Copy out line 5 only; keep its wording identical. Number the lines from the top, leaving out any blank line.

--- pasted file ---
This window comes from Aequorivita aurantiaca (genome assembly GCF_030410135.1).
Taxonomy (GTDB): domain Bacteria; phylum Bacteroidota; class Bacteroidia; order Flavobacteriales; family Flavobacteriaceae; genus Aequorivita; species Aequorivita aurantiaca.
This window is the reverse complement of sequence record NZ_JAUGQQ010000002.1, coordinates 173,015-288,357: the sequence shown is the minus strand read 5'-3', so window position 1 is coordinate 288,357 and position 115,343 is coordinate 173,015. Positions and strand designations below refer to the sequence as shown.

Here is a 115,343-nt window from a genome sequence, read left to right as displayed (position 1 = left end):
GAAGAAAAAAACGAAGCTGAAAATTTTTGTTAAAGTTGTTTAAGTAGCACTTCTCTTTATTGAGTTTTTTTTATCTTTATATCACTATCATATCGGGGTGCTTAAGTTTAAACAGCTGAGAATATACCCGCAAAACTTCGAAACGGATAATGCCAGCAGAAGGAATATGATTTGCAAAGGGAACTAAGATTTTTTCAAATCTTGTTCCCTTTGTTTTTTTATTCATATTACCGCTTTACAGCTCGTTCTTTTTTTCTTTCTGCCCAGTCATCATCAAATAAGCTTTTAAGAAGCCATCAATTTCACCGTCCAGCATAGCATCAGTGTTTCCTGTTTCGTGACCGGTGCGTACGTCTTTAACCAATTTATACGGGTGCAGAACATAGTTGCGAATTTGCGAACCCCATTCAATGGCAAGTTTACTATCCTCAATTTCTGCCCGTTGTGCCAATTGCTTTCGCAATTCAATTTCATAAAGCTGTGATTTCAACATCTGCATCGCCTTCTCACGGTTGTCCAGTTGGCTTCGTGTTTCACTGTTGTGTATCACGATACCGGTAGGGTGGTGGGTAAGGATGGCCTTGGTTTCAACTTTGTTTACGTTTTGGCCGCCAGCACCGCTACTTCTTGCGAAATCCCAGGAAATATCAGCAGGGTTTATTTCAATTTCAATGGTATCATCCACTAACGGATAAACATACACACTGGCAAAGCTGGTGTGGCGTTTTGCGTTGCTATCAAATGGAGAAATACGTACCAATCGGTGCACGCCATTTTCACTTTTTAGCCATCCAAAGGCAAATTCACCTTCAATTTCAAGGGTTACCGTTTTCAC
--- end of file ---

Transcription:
GAAGAAAAAAACGAAGCTGAAAATTTTTGTTAAAGTTGTTTAAGTAGCACTTCTCTTTATTGAGTTTTTTTTATCTTTATATCACTATCATATCGGGGTGCTTAAGTTTAAACAGCTGAGAATATACCCGCAAAACTTCGAAACGGATAATGCCAGCAGAAGGAATATGATTTGCAAAGGGAACTAAGATTTTTTCAAATCTTGTTCCCTTTGTTTTTTTATTCATATTACCGCTTTACAGCTCGTTCTTTTTTTCTTTCTGCCCAGTCATCATCAAATAAGCTTTTAAGAAGCCATCAATTTCACCGTCCAGCATAGCATCAGTGTTTCCTGTTTCGTGACCGGTGCGTACGTCTTTAACCAATTTATACGGGTGCAGAACATAGTTGCGAATTTGCGAACCCCATTCAATGGCAAGTTTACTATCCTCAATTTCTGCCCGTTGTGCCAATTGCTTTCGCAATTCAATTTCATAAAGCTGTGATTTCAACATCTGCATCGCCTTCTCACGGTTGTCCAGTTGGCTTCGTGTTTCACTGTTGTGTATCACGATACCGGTAGGGTGGTGGGTAAGGATGGCCTTGGTTTCAACTTTGTTTACGTTTTGGCCGCCAGCACCGCTACTTCTTGCGAAATCCCAGGAAATATCAGCAGGGTTTATTTCAATTTCAATGGTATCATCCACTAACGGATAAACATACACACTGGCAAAGCTGGTGTGGCGTTTTGCGTTGCTATCAAATGGAGAAATACGTACCAATCGGTGCACGCCATTTTCACTTTTTAGCCATCCAAAGGCAAATTCACCTTCAATTTCAAGGGTTACCGTTTTCAC